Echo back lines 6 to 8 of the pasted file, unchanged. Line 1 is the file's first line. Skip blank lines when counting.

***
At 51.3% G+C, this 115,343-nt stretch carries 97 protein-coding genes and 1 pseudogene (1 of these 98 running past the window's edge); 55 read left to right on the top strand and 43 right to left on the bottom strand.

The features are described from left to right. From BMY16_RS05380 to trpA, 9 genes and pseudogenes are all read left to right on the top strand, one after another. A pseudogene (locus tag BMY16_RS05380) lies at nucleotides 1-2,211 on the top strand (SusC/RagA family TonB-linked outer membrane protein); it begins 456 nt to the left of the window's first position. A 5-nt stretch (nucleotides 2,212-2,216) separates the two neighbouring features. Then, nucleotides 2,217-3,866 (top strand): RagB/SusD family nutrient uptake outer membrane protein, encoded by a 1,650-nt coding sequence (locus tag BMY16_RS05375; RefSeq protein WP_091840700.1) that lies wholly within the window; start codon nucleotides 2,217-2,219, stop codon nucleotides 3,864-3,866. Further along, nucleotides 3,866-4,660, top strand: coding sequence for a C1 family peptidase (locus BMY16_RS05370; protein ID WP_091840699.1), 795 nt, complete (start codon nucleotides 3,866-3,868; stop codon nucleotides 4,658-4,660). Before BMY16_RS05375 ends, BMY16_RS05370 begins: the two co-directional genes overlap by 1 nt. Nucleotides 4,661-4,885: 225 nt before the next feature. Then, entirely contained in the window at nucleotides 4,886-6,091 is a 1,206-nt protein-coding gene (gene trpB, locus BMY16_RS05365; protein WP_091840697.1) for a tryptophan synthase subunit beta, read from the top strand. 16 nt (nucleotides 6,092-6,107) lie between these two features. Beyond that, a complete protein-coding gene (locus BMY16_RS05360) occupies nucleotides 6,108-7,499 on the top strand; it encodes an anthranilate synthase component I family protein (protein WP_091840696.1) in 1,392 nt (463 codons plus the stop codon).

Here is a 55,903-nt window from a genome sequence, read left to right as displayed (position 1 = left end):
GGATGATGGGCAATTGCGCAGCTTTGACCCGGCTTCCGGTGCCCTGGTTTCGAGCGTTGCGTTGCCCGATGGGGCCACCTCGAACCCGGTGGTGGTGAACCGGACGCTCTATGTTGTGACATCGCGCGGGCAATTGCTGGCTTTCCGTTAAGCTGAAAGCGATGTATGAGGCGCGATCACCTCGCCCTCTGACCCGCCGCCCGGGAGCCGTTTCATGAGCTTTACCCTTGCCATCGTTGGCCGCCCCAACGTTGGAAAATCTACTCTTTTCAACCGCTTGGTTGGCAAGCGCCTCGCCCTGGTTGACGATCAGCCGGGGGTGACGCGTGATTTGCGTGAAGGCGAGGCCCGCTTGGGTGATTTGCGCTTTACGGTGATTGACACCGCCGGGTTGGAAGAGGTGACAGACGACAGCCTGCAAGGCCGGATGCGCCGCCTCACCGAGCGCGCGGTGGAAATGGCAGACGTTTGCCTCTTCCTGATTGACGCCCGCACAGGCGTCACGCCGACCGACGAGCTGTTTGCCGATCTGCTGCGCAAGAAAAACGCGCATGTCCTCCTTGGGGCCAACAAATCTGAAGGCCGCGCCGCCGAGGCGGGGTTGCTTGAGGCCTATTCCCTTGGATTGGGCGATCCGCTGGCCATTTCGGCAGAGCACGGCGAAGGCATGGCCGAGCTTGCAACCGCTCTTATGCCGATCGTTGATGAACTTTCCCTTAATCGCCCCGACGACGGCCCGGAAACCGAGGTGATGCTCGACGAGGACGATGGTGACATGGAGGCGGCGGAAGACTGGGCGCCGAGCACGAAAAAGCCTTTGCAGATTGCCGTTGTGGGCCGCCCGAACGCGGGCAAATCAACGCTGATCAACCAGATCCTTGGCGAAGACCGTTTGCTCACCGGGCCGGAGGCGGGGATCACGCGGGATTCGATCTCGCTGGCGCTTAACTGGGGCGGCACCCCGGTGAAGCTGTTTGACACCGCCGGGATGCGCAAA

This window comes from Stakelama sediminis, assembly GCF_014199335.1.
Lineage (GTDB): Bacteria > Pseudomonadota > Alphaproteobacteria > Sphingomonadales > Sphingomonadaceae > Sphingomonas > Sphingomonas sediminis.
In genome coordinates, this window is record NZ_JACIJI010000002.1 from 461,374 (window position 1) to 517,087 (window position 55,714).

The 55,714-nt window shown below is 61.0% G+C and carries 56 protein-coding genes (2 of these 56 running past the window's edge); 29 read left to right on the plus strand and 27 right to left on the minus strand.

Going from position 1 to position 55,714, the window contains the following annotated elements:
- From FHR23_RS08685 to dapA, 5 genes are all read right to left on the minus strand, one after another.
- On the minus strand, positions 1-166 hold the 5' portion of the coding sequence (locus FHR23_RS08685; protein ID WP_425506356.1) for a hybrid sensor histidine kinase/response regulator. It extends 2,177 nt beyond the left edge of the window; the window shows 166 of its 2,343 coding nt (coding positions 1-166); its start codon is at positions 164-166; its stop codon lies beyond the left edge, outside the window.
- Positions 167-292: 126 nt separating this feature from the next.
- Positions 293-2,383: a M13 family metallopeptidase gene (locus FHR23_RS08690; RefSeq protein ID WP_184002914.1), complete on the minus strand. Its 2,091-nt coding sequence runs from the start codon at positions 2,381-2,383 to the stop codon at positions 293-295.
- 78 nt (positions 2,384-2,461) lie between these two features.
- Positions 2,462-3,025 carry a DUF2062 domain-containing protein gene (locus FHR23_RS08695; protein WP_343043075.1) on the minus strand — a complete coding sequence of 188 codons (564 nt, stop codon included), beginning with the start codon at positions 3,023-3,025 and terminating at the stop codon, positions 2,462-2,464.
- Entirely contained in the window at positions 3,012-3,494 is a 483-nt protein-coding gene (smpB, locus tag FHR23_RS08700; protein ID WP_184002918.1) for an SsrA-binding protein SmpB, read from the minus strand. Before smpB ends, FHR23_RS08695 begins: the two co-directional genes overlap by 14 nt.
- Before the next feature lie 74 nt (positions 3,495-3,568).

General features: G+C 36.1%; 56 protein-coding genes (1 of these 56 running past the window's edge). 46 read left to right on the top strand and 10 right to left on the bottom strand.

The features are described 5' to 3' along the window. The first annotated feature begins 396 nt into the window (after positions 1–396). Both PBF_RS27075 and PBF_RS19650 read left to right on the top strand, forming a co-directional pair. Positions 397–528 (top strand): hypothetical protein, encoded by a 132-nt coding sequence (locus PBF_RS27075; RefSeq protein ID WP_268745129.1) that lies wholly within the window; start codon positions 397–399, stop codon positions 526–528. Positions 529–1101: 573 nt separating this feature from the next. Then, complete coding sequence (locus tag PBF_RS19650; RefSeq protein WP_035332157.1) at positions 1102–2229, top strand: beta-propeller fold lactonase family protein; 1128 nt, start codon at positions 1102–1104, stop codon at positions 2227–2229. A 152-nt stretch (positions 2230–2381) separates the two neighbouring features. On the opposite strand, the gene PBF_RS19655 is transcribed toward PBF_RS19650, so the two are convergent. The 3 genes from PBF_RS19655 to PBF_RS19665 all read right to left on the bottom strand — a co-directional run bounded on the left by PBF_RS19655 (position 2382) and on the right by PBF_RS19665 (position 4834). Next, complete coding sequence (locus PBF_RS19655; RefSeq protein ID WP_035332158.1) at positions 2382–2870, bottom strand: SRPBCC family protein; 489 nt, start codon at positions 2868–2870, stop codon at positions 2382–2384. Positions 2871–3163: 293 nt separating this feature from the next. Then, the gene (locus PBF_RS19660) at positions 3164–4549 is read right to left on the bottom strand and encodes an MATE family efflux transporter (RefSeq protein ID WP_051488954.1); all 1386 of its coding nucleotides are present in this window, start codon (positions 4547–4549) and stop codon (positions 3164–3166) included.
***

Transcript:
Lineage (GTDB): Bacteria > Pseudomonadota > Alphaproteobacteria > Sphingomonadales > Sphingomonadaceae > Sphingomonas > Sphingomonas sediminis.
In genome coordinates, this window is record NZ_JACIJI010000002.1 from 461,374 (window position 1) to 517,087 (window position 55,714).

The 55,714-nt window shown below is 61.0% G+C and carries 56 protein-coding genes (2 of these 56 running past the window's edge); 29 read left to right on the plus strand and 27 right to left on the minus strand.